When valuing a company, investors look for 3 things: reliable, guaranteed, and steady revenue streams. But what if your business model involves inconsistent revenue streams? Regardless of why your company is experiencing inconsistent revenue streams, it’s important to learn what is happening and how to resolve it.
Entrepreneurs (typically from a sales or operational background) and CFOs/Controllers (financial function) see this issue in completely different lights. But let’s get into the very definition of inconsistent revenue streams.
What is an “inconsistent revenue stream”?
An inconsistent revenue stream occurs when your product and/or service is not able to consistently provide a reliable revenue number to use for projections. One month you may sell 43 widgets while in the next month, you sell 2. This causes some serious problems with putting together sales projections, annual budgets, operational decisions, etc.
The problem with inconsistent revenue streams is that a lot of entrepreneurs survive off the “pops” — those moments of big return, when a calculated investment finally pays off, the moment when you land a big fish that has big business to offer you, the moment when you get a “Win.” But these are conditional occurrences that are inconsistent, sometimes unexpected, and may be dependent on a particular sales person, economic climate, or a referral based on your connections.
Destroyer of Value
Investors look at inconsistent revenue streams the same way they would look at a company that has made no sales in 3 years. It’s worthless to them from a predictive standpoint. Investing in a company with inconsistent revenue streams comes with high risk and questionable return. An investor that looks at a company that only survives off of those “pops” (that get entrepreneur’s blood rushing) will likely run far far away.
This type of inconsistency is what we call a “destroyer of value”.To improve the value of your company, identify and find solutions to those “destroyers” of value. Click here to download your free “Top 10 Destroyers of Value“.
Identification of the Destroyer
It’s often said, if you can’t admit you have a problem, then you can’t solve the problem. The first major task is to identify if you have this particular destroyer in your company. There are a couple of things that you can look for. If you experience any of the following, the value of your company might be less than you would like:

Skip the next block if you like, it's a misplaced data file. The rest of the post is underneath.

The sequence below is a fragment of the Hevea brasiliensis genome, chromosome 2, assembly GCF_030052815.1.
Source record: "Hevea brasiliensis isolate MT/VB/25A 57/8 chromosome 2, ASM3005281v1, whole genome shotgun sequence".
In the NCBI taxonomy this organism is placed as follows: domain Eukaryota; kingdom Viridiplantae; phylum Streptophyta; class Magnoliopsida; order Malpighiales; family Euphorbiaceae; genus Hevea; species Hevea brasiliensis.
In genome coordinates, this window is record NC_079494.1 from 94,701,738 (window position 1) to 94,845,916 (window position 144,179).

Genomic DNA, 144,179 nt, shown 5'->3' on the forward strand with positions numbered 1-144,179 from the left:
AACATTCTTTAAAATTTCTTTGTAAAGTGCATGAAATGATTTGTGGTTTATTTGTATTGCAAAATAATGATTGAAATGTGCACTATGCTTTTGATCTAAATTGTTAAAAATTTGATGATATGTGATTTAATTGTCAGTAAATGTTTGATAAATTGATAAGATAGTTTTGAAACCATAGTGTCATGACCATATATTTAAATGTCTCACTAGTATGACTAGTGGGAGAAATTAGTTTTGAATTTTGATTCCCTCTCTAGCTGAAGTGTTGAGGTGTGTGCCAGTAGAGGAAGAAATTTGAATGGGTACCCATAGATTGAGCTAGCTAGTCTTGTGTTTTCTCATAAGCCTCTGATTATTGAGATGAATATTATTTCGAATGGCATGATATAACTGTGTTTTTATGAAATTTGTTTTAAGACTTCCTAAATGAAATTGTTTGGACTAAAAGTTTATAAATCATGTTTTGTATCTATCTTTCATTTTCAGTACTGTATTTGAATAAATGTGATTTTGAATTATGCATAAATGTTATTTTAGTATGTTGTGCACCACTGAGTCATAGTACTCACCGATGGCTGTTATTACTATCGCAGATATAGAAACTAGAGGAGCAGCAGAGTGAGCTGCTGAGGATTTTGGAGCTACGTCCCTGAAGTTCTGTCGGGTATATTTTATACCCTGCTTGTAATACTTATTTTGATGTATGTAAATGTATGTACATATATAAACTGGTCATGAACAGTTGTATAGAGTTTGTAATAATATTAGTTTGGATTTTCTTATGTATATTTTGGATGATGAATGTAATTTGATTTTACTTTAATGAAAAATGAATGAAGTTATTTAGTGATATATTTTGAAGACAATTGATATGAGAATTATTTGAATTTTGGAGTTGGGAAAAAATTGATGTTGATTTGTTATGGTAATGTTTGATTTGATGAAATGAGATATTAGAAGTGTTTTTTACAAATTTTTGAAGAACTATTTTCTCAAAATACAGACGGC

- Decreases in sales that aren’t reflective of economy
- Surviving on the cash you made during a large sale
- Extreme differences with month-over-month sales
- Dependency on one or two sales persons
- Reliance on a particular person or company for leads
- A specific and narrow market that purchases in bulk only every so often
Whatever the signal is, identify it and write it down.
Solutions for the Destroyer
Instead of waiting for the stars to align, smart owners increase business value through the creation of a smaller, consistent revenue streams. This typically means a monthly payment from a wider audience. You might have a monthly membership with access to helpful content or you might have monthly, recurring work where businesses have contracted you for a lengthier amount of time at a discounted rate.
Creating a recurring revenue stream means consistent cash flow and a business that is less affected by change. Instead of relying on one big fish or several “pops,” these owners cast a wider net to obtain many little fish that are constantly putting food on the table.
You’re in a business with customers. These customers have needs. Find a way to consistently meet your customers’ needs. Add value to their lives, at a rate they feel is fair and unobtrusive, and you’ll end up with a higher and more consistent cash flow that a buyer will be willing to pay you top dollar for.
Reliable Revenue Streams
The main way to ensure that your company can consistently have revenue is to modify your revenue stream. Answer the basic questions: 1) how easily can you track and predict future months’ revenues? 2) who are your customers? 3) why are they buying your product more than once?
Recurring Subscription Model
From the customer’s point of view, a subscription for a product or service saves the customer time and hassle. What a lot of companies fail to realize is, subscription models for businesses provide value for the customer and the company.
Because a subscription model has high recurring revenue, a business has the ability to calculate the inventory, lifetime value of a customer, and options for promotional offers. According to John Warrillow, the creator of the Value Builder system, a business with a subscription model’s value “will be up to eight times that of a comparable business with very little recurring revenue.”
Other revenue streams
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